His family moved to Palestine in 1946 and he got his first degree in psychology, with a minor in mathematics, from the Hebrew University in Jerusalem. He was drafted into the Israeli military in 1954 and, after a year as a platoon leader, he was asked to evaluate combat troops and their potential for leadership. A groundbreaking interview system for assigning new soldiers to appropriate posts that he devised is still in use today, with only minor modifications.
He graduated from the University of California, Berkeley in 1961, becoming a faculty member of the Hebrew University from 1961 to 1978, spending sabbaticals abroad at Harvard and Cambridge, among others. It was while working in Jerusalem that he fostered a partnership that was to lead to the Nobel Prize in a field that he had not studied—economics.
New field of research
Kahneman, now Professor of Psychology and Public Affairs Emeritus at the Woodrow Wilson School at Princeton, was awarded the prize in 2002 for work he had done with fellow psychologist Amos Tversky. Tversky, with whom he collaborated for more than a decade, died in 1996 and the prize is not granted posthumously. “Amos and I shared the wonder of together owning a goose that could lay golden eggs—a joint mind that was better than our separate minds,” Kahneman said of their joint work.
In presenting the prize, the Nobel Committee said Kahneman had integrated insights from psychology into economics, thereby laying the foundation for a new field of research. The prize was awarded jointly with Vernon Smith, who laid the foundation for the separate field of experimental economics (see F&D March 2003).
Kahneman’s main findings focus on decision making in situations where things are uncertain. He demonstrated how human decisions may systematically depart from those predicted by standard economic theory. With Tversky, he formulated “prospect theory” as an alternative that better accounts for observed behavior. Kahneman also discovered how human judgment may take intuitive shortcuts that systematically depart from basic principles of probability. “His work has inspired a new generation of researchers in economics and finance to enrich economic theory using insights from cognitive psychology into intrinsic human motivation,” the Nobel citation said.
Prospect theory helps to illuminate experimental results that show individuals often make divergent choices in situations that are substantially identical but framed in a different way. Their paper became the second-most-cited article to appear in Econometrica, the prestigious academic journal of economics, during 1979–2000 (Kahneman and Tversky, 1979). The research has had an influence across a range of disciplines, including marketing, finance, and consumer choice.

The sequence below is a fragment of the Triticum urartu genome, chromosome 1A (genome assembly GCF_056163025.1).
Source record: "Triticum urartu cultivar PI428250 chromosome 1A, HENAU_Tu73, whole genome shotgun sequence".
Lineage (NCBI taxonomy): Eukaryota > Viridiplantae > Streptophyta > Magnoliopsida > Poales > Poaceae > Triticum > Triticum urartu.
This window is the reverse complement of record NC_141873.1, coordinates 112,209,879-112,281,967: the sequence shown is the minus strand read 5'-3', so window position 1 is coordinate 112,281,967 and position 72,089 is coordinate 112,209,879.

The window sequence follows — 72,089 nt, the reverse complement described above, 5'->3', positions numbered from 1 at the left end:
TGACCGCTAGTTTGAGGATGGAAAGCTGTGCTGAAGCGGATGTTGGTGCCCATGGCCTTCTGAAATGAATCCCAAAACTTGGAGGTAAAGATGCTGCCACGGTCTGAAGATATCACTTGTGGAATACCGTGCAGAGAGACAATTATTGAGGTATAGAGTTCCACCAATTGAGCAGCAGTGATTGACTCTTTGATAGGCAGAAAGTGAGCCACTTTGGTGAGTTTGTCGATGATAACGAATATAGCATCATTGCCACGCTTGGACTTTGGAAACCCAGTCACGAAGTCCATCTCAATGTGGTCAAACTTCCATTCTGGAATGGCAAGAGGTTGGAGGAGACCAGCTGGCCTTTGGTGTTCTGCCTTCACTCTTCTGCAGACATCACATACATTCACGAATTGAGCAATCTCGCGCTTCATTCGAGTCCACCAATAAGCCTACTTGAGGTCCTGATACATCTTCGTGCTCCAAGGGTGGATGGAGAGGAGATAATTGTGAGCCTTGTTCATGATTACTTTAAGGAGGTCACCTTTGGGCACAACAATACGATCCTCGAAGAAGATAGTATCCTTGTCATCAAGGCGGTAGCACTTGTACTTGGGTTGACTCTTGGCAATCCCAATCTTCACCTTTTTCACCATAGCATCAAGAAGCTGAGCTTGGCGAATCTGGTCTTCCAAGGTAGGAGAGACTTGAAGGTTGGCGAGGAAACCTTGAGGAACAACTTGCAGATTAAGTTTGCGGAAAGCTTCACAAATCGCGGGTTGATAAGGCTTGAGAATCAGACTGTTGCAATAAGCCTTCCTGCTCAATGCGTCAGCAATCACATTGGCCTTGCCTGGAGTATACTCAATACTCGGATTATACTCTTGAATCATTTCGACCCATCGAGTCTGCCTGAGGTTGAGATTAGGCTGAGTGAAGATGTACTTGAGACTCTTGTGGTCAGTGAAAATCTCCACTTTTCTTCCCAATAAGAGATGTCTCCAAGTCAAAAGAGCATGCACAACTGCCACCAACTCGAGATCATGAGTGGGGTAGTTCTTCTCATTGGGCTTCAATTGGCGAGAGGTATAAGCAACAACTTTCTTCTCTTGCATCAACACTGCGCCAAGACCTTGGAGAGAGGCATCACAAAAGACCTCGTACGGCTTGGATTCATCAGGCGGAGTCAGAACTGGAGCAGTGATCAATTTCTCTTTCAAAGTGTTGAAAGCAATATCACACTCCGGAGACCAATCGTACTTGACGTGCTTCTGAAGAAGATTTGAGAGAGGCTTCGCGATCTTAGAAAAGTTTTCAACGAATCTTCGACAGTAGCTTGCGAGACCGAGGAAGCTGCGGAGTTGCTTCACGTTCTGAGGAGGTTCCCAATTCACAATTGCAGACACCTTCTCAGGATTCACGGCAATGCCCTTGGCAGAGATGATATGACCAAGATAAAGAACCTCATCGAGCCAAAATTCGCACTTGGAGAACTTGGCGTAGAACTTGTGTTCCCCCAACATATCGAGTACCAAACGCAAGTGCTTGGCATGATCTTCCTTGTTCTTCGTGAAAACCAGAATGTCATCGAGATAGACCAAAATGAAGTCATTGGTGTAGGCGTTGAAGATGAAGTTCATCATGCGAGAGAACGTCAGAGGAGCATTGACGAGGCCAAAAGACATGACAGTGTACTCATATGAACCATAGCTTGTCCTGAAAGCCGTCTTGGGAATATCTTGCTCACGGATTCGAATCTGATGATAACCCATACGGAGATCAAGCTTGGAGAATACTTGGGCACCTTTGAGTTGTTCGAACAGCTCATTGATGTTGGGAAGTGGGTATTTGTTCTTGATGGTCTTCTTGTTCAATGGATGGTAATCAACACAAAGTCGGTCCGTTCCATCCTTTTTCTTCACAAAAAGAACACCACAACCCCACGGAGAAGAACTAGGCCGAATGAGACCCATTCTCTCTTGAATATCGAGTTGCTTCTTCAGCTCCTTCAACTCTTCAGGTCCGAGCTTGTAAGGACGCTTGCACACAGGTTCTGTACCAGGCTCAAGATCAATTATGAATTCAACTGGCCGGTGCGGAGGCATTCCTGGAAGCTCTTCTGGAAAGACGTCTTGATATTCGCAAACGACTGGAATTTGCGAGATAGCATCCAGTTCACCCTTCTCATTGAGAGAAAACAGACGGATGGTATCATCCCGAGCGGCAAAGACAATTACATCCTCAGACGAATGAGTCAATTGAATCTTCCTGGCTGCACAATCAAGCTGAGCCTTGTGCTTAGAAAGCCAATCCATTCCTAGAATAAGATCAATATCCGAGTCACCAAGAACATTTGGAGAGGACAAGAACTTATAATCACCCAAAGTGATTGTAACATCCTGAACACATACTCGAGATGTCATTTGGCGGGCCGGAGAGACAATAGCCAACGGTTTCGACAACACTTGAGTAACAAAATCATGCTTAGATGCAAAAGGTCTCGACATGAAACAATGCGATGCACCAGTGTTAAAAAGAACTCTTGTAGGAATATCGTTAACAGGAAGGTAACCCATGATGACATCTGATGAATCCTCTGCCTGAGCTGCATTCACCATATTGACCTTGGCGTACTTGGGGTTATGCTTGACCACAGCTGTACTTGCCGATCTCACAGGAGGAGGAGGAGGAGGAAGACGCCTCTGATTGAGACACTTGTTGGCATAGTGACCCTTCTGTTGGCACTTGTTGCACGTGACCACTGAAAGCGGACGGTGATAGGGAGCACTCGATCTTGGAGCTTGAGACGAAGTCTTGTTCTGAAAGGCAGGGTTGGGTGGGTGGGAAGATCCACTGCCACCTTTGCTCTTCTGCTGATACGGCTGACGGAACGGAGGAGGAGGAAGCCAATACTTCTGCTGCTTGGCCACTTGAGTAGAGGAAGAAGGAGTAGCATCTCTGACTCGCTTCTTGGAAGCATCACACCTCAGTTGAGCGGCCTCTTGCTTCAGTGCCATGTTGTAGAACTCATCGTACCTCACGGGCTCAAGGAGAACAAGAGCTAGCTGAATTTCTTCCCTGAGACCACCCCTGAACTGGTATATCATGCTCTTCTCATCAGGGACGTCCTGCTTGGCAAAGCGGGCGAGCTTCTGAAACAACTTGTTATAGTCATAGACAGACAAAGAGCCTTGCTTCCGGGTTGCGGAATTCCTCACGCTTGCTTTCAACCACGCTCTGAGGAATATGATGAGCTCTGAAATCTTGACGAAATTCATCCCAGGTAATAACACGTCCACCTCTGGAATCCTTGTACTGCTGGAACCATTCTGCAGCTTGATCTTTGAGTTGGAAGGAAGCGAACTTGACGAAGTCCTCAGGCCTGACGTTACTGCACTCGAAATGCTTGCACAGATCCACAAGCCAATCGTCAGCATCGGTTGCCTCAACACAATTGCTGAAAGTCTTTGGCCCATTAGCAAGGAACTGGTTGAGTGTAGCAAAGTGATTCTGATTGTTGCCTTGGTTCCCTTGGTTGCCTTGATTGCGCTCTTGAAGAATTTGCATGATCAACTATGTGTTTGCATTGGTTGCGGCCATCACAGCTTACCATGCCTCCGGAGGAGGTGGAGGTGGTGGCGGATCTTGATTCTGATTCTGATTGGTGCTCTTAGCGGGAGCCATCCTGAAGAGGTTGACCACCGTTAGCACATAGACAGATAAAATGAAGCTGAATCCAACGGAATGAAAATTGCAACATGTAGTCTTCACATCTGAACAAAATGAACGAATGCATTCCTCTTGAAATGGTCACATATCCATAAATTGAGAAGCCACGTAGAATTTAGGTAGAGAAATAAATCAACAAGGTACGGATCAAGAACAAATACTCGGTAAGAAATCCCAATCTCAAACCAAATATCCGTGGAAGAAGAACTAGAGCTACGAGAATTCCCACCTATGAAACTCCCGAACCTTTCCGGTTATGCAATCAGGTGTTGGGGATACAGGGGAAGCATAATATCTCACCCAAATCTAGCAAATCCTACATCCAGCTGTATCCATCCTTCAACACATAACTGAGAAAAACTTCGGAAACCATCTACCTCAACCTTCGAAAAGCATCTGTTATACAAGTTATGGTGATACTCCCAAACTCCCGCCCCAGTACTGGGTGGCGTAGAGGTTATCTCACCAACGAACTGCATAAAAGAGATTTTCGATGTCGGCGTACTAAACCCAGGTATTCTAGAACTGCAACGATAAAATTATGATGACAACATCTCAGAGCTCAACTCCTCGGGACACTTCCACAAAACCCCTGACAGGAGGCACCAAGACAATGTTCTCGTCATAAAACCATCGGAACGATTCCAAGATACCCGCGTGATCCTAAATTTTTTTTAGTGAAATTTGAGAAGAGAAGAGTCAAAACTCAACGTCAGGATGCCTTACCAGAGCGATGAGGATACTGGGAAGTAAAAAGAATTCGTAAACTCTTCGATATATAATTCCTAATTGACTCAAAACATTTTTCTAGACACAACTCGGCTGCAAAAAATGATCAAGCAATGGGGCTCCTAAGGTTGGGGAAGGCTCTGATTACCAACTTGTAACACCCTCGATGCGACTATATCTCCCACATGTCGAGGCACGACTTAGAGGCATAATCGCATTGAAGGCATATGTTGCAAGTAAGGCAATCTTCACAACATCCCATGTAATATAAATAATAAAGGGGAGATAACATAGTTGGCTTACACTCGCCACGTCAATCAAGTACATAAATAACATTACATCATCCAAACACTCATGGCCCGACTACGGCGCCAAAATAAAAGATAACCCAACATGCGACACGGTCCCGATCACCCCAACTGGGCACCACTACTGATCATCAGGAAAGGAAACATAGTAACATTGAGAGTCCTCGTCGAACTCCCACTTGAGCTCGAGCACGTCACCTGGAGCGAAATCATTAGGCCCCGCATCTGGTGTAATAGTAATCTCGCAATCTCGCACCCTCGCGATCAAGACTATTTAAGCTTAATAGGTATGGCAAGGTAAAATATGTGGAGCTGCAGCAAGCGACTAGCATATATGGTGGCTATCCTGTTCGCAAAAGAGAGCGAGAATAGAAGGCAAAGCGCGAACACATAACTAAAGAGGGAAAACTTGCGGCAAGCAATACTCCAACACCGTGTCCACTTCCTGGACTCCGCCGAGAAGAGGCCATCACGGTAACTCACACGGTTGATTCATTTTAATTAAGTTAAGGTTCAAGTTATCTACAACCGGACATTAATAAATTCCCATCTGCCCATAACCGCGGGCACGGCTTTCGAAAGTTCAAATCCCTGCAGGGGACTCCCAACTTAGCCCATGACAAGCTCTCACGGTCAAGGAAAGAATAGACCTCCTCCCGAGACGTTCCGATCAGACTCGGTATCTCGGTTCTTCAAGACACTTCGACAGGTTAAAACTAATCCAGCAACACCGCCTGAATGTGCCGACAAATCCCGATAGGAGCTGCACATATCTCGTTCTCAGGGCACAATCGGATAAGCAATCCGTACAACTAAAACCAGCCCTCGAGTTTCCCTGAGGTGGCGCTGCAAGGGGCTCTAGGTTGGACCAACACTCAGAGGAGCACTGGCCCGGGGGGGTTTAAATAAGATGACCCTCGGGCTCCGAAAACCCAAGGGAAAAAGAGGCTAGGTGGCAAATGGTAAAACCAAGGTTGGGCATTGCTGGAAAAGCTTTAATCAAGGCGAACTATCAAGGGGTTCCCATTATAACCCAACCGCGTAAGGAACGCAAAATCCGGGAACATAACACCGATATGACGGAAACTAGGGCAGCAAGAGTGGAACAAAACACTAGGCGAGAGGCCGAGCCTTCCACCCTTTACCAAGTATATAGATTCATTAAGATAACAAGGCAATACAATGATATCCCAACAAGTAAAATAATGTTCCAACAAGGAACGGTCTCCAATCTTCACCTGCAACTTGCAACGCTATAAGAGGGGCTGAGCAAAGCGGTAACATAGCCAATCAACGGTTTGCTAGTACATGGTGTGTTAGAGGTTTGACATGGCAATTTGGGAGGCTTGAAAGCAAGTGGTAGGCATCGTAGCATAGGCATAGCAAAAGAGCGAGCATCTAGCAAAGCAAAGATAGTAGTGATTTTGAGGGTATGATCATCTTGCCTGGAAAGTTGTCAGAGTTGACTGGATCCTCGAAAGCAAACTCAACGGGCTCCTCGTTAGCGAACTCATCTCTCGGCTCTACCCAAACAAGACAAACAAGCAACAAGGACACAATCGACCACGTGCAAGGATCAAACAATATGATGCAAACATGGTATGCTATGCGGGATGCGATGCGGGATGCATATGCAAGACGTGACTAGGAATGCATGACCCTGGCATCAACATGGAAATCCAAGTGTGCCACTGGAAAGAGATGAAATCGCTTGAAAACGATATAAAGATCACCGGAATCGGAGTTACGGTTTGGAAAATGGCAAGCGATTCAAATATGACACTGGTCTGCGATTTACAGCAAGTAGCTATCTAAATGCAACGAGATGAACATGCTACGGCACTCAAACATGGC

Kahneman says little should be read into the theory’s name. “When we were ready to submit the work for publication, we deliberately chose a meaningless name for our theory: ‘prospect theory.’ We reasoned that if the theory ever became well known, having a distinctive label would be an advantage. This was probably wise.”
Through their collaboration, Kahneman and Tversky examined why an individual’s response to loss is much more intense than one’s response to gain, leading to the notion of loss aversion, one of the main fields of study in behavioral economics.
The two psychologists also found empirically that people underweight outcomes that are merely probable in comparison with outcomes that are obtained with certainty. This tendency contributes to risk aversion in choices involving sure gains and to risk seeking in choices involving sure losses—helping explain why a gambler on a losing streak refuses to accept the sure loss and gambles on, hoping to break even.
“People [are] willing to gamble on in the hope of recovering their losses,” Kahneman said in a broadcast interview at Berkeley in 2007. This led him to worry that national leaders who have led a country close to defeat in a war are more likely to put more at risk than to settle.
They also found that people have inconsistent preferences when the same choice is presented in different forms, helping explain irrational economic behaviors such as why people will drive to a distant store for a discount on a low-cost item but not for the same discount on something expensive.
Building a discipline
How prospect theory became applied to economics seems almost an accident of publishing. Kahneman and Tversky chose to publish in Econometrica rather than the Psychological Review because Econometrica had published earlier work on decision making—thus bringing their research to the attention of economists.
Kahneman points to his collaboration with longtime research partner and friend Richard Thaler, professor of economics and behavioral science at the University of Chicago, as contributing to the development of the field of behavioral economics.